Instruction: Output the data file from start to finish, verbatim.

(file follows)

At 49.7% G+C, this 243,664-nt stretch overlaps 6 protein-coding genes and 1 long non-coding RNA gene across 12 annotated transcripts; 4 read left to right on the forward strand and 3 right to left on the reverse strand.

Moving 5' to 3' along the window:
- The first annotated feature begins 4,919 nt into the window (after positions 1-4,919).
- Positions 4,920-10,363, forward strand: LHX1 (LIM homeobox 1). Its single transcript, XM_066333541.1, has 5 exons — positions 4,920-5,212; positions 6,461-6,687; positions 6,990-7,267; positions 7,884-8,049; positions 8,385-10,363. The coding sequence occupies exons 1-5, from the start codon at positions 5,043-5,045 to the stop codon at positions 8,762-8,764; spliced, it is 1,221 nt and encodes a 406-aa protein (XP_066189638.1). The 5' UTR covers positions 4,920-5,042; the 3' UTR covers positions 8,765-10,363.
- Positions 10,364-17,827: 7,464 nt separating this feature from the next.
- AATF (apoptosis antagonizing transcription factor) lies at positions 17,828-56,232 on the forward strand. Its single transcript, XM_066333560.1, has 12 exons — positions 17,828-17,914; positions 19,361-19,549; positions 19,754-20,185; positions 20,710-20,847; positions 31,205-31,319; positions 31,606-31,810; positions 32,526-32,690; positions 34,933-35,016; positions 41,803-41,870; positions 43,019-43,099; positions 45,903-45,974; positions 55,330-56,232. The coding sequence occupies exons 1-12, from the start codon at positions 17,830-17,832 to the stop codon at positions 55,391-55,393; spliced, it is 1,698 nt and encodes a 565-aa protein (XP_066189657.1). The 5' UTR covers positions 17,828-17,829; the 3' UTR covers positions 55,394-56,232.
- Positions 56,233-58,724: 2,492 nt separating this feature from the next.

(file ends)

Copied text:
At 49.7% G+C, this 243,664-nt stretch overlaps 6 protein-coding genes and 1 long non-coding RNA gene across 12 annotated transcripts; 4 read left to right on the forward strand and 3 right to left on the reverse strand.

Moving 5' to 3' along the window:
- The first annotated feature begins 4,919 nt into the window (after positions 1-4,919).
- Positions 4,920-10,363, forward strand: LHX1 (LIM homeobox 1). Its single transcript, XM_066333541.1, has 5 exons — positions 4,920-5,212; positions 6,461-6,687; positions 6,990-7,267; positions 7,884-8,049; positions 8,385-10,363. The coding sequence occupies exons 1-5, from the start codon at positions 5,043-5,045 to the stop codon at positions 8,762-8,764; spliced, it is 1,221 nt and encodes a 406-aa protein (XP_066189638.1). The 5' UTR covers positions 4,920-5,042; the 3' UTR covers positions 8,765-10,363.
- Positions 10,364-17,827: 7,464 nt separating this feature from the next.
- AATF (apoptosis antagonizing transcription factor) lies at positions 17,828-56,232 on the forward strand. Its single transcript, XM_066333560.1, has 12 exons — positions 17,828-17,914; positions 19,361-19,549; positions 19,754-20,185; positions 20,710-20,847; positions 31,205-31,319; positions 31,606-31,810; positions 32,526-32,690; positions 34,933-35,016; positions 41,803-41,870; positions 43,019-43,099; positions 45,903-45,974; positions 55,330-56,232. The coding sequence occupies exons 1-12, from the start codon at positions 17,830-17,832 to the stop codon at positions 55,391-55,393; spliced, it is 1,698 nt and encodes a 565-aa protein (XP_066189657.1). The 5' UTR covers positions 17,828-17,829; the 3' UTR covers positions 55,394-56,232.
- Positions 56,233-58,724: 2,492 nt separating this feature from the next.